U.S. senators back Baltic NATO membership

  • 2001-08-30
  • J. Michael Lyons
RIGA - Two influential U.S. senators cast their unconditional support for membership of the Baltic states in NATO during trips here late last week, while the Czech, Hungarian, Polish and Slovakian prime ministers requalified their previously firm backing.

Sen. John McCain, the tough-talking sometimes isolationist who gained international attention when he ran against George W. Bush for the Republican presidential nomination in the spring of 2000, told journalists in Riga on Aug. 26 that NATO enlargement should include the Baltics.

"I will be supporting as much as I can the membership of the Baltic states in NATO," McCain said during a press briefing in Riga's Old Town.

McCain echoed the sentiments of Sen. Richard Lugar, a senior member of the Senate's powerful foreign relations committee, who visited Tallinn, Riga and Vilnius during a tour of NATO candidate countries.

Both cast their support for Baltic membership in the next round of enlargement, which is likely to be spelled out during the NATO summit in December 2002 in Prague.

Expansion to the Baltics is likely to be the most contentious issue surrounding enlargement due to Russian opposition.

"The point that I've been trying to make is that there should be a conscious choice for Baltic membership, hopefully in 2002," Lugar said in Riga on Aug. 25.

With Russia vociferously opposed to NATO expansion into the Baltic countries, some officials here have worried that the United States might sacrifice its support for Baltic membership in exchange for Russian approval of America's proposed U.S. missile defense system.

Both senators said dealings with Russia on missile defense will not influence NATO expansion.

"There is no trade, there will be no deal," said Lugar. "They are separate issues entirely."

Lugar and McCain recalled a speech by George W. Bush in Warsaw earlier this summer when he made the now famous statement "no more Yaltas" while elaborating on fears of a deal with Russia.

"The president would not have given the Warsaw speech and used the phrase 'no more Yaltas' were he not cognizant of the skepticism that is involved," said Lugar.

Though NATO enlargement is approved by all member countries, approval by the United States is paramount in any decision to expand the security alliance.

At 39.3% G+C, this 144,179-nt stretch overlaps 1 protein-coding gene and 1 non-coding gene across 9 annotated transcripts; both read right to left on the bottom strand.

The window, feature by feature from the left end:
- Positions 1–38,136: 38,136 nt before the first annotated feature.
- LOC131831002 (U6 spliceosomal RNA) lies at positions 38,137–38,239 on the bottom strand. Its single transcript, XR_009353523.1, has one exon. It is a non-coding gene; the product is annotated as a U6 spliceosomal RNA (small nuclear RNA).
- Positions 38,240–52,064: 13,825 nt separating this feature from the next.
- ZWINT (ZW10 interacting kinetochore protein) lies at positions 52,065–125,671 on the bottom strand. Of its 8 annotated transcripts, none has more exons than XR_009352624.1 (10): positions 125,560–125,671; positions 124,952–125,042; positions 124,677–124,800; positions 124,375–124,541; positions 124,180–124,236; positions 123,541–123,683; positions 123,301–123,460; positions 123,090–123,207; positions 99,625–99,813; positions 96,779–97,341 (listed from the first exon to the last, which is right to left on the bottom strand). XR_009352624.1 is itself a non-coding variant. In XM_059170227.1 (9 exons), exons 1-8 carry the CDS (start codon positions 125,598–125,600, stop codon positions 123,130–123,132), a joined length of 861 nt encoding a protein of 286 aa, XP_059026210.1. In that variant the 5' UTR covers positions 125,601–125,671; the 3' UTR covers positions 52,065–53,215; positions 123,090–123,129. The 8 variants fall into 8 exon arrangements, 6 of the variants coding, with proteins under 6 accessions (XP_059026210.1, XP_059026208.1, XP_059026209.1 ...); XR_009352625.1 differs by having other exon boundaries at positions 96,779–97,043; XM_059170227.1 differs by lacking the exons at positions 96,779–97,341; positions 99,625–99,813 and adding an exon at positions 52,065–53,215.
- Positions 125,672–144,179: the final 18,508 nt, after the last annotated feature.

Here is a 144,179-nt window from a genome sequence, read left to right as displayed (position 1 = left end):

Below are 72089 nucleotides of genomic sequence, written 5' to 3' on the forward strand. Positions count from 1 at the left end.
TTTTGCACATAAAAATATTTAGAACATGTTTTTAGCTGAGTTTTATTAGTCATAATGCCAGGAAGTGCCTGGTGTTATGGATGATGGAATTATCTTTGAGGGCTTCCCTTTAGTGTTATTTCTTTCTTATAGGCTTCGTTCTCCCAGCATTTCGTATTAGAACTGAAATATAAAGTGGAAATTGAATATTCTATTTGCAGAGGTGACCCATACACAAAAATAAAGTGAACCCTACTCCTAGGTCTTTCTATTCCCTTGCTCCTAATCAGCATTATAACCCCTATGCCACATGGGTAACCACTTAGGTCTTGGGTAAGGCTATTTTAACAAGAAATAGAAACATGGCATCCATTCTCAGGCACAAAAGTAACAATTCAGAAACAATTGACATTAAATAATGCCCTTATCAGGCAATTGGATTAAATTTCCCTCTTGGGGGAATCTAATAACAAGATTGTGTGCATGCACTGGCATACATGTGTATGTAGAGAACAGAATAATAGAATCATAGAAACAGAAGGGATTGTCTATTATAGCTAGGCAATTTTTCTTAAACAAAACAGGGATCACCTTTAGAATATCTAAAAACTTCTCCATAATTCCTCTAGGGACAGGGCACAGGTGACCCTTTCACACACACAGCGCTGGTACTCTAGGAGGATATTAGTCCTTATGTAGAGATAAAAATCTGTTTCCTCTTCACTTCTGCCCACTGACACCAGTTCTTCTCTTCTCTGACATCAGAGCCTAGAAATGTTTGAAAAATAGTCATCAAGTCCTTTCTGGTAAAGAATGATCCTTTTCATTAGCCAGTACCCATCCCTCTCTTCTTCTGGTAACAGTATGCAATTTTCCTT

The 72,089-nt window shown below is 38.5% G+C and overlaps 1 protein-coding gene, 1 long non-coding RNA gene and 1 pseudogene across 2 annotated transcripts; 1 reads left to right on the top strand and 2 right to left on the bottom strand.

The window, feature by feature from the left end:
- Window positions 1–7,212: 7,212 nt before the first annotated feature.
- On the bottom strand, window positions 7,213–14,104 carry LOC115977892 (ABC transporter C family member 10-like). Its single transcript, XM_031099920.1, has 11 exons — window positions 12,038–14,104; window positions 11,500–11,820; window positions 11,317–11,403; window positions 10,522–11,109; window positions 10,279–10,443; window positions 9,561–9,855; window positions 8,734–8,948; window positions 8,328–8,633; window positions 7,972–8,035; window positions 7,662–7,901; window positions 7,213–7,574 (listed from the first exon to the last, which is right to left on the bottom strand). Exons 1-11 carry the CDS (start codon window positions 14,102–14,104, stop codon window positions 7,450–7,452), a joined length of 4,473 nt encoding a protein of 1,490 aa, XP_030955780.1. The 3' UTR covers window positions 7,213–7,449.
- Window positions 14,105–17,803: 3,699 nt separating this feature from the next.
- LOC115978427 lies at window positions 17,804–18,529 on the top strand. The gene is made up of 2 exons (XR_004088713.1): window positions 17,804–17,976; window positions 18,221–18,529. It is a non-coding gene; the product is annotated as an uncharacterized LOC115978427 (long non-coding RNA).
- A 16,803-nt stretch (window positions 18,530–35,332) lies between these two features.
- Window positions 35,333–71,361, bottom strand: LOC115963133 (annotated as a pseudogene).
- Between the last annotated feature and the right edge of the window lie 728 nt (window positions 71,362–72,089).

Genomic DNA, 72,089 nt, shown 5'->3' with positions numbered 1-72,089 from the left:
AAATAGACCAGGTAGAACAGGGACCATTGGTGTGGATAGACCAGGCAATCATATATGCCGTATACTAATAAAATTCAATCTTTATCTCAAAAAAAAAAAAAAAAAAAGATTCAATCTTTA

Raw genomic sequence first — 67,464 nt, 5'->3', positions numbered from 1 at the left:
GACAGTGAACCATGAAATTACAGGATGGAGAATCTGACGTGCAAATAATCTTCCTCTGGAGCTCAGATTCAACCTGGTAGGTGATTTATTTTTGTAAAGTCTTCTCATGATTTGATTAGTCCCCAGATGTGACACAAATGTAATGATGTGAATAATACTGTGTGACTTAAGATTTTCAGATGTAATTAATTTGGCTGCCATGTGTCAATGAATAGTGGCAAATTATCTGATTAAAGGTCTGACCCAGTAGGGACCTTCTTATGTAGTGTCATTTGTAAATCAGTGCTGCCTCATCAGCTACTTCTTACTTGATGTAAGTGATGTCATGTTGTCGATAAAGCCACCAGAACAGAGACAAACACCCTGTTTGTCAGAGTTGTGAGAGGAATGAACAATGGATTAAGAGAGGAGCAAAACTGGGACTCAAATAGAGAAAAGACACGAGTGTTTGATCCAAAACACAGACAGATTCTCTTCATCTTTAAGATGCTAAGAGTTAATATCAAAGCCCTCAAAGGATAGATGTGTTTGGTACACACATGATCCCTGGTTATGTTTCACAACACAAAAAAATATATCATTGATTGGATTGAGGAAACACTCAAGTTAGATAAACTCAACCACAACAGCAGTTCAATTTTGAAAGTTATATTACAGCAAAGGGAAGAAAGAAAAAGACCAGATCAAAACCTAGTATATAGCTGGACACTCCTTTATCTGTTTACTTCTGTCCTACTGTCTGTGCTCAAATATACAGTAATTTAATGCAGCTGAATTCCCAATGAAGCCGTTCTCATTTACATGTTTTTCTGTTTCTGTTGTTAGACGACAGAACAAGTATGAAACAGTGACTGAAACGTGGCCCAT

Lugar added that he believes that Bush will enjoy bipartisan support in the Senate should he issue invitations to the Baltic countries, though the Senate has the power to snuff Bush's decision thanks to a one-vote majority for the opposition Democrats.

The Senate has sometimes proved unpredictable on foreign policy issues, which Lugar said may reflect an increasing reticence among some Americans toward foreign intervention issues like NATO troop deployment in Bosnia and Kosovo.

"But I think when the NATO (enlargement) issue arises it is seen as a very solid decision," said Lugar.

Following his visit to the Baltics, Lugar flew to Russia for talks on arms reduction before traveling to Rumania and Bulgaria.

McCain also was scheduled to visit Rumania and Bulgaria, both NATO long shots.

Officials here welcomed their support and were skeptical of reports last weekend that the prime ministers of the Czech Republic, Hungary, Poland and Slovakia would only support Baltic membership if Slovakia and Slovenia are also admitted.

"The Visegrad Group (the Czech Republic, Hungary and Poland) fully supports the accession of the Baltic states in the next round of NATO expansion, but there is a precondition to that," Agence France-Presse reported Hungarian Prime Minister Viktor Orban as saying at a press conference.

The precondition was that Slovakia and Slovenia be admitted "at the latest" by the time the Baltics are admitted.

Orban and his counterparts from the Czech Republic, Poland and Slovakia held talks Aug. 25 in Hungary that alloyed support for Slovakia and Slovenia's NATO ambitions.

The Czech Republic, Hungary and Poland, which were admitted to NATO in 1999, form the Visegrad Group, a foreign policy alliance promoting regional ties and the countries' admissions to NATO and the EU, and named for the Hungarian town of Visegrad where it first met in 1991.

Baltic officials defused the statements, saying that they were evidence that the Baltic countries' plans to join NATO were taken seriously.

"The Hungarian prime minister's idea that Slovenia and Slovakia should be admitted to NATO earlier than the Baltic states indicates that we are ranked among best-prepared candidates," Giedrius Cekuolis, Lithuania's NATO coordinator, told the Baltic News Service.

Danish Prime Minister Mogens Lykketoft backed Baltic membership in NATO with no conditions during a visit to Riga on Aug. 28.

"You should be invited without any conditions regarding the membership of any other country," he said.